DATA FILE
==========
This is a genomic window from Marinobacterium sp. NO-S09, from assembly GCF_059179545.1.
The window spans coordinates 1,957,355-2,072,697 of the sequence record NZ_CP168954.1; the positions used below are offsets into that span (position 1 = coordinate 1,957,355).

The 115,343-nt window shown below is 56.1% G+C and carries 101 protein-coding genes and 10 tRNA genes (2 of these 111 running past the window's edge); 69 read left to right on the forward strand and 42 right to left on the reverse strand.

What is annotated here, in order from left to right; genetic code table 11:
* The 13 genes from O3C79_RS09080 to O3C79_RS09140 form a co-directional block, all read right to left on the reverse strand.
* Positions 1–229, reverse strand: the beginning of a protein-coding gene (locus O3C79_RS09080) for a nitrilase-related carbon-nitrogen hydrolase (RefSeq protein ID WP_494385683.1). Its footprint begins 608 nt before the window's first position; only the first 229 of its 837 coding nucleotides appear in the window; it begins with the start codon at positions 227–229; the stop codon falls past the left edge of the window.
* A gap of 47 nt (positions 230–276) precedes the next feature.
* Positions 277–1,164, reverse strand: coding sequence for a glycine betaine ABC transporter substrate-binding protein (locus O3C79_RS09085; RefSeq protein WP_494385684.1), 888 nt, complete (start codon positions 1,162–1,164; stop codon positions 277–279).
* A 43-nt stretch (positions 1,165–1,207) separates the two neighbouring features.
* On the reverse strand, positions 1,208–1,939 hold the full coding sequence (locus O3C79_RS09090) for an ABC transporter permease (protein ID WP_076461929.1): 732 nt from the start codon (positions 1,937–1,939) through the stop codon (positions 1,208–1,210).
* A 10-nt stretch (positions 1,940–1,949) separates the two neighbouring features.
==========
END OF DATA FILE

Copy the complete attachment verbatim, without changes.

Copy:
This is a genomic window from Marinobacterium sp. NO-S09, from assembly GCF_059179545.1.
The window spans coordinates 1,957,355-2,072,697 of the sequence record NZ_CP168954.1; the positions used below are offsets into that span (position 1 = coordinate 1,957,355).

The 115,343-nt window shown below is 56.1% G+C and carries 101 protein-coding genes and 10 tRNA genes (2 of these 111 running past the window's edge); 69 read left to right on the forward strand and 42 right to left on the reverse strand.

What is annotated here, in order from left to right; genetic code table 11:
* The 13 genes from O3C79_RS09080 to O3C79_RS09140 form a co-directional block, all read right to left on the reverse strand.
* Positions 1–229, reverse strand: the beginning of a protein-coding gene (locus O3C79_RS09080) for a nitrilase-related carbon-nitrogen hydrolase (RefSeq protein ID WP_494385683.1). Its footprint begins 608 nt before the window's first position; only the first 229 of its 837 coding nucleotides appear in the window; it begins with the start codon at positions 227–229; the stop codon falls past the left edge of the window.
* A gap of 47 nt (positions 230–276) precedes the next feature.
* Positions 277–1,164, reverse strand: coding sequence for a glycine betaine ABC transporter substrate-binding protein (locus O3C79_RS09085; RefSeq protein WP_494385684.1), 888 nt, complete (start codon positions 1,162–1,164; stop codon positions 277–279).
* A 43-nt stretch (positions 1,165–1,207) separates the two neighbouring features.
* On the reverse strand, positions 1,208–1,939 hold the full coding sequence (locus O3C79_RS09090) for an ABC transporter permease (protein ID WP_076461929.1): 732 nt from the start codon (positions 1,937–1,939) through the stop codon (positions 1,208–1,210).
* A 10-nt stretch (positions 1,940–1,949) separates the two neighbouring features.